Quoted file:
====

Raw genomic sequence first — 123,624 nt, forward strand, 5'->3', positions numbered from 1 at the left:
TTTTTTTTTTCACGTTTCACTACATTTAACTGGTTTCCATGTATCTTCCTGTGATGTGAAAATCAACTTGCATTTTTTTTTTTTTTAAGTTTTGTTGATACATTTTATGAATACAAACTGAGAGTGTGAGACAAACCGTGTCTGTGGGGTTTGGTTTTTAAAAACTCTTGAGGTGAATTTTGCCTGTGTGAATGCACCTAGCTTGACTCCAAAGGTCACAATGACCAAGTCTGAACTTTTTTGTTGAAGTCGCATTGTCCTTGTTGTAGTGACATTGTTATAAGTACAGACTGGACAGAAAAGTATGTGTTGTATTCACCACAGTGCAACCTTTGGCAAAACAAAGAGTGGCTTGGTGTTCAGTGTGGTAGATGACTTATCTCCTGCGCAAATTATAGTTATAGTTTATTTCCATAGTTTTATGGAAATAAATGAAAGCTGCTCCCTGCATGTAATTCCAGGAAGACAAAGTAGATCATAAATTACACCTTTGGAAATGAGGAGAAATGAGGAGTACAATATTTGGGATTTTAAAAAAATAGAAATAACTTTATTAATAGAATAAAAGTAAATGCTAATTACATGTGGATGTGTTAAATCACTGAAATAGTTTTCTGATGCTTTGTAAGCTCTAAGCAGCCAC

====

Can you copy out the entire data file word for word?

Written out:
Raw genomic sequence first — 123,624 nt, forward strand, 5'->3', positions numbered from 1 at the left:
TTTTTTTTTTCACGTTTCACTACATTTAACTGGTTTCCATGTATCTTCCTGTGATGTGAAAATCAACTTGCATTTTTTTTTTTTTTAAGTTTTGTTGATACATTTTATGAATACAAACTGAGAGTGTGAGACAAACCGTGTCTGTGGGGTTTGGTTTTTAAAAACTCTTGAGGTGAATTTTGCCTGTGTGAATGCACCTAGCTTGACTCCAAAGGTCACAATGACCAAGTCTGAACTTTTTTGTTGAAGTCGCATTGTCCTTGTTGTAGTGACATTGTTATAAGTACAGACTGGACAGAAAAGTATGTGTTGTATTCACCACAGTGCAACCTTTGGCAAAACAAAGAGTGGCTTGGTGTTCAGTGTGGTAGATGACTTATCTCCTGCGCAAATTATAGTTATAGTTTATTTCCATAGTTTTATGGAAATAAATGAAAGCTGCTCCCTGCATGTAATTCCAGGAAGACAAAGTAGATCATAAATTACACCTTTGGAAATGAGGAGAAATGAGGAGTACAATATTTGGGATTTTAAAAAAATAGAAATAACTTTATTAATAGAATAAAAGTAAATGCTAATTACATGTGGATGTGTTAAATCACTGAAATAGTTTTCTGATGCTTTGTAAGCTCTAAGCAGCCAC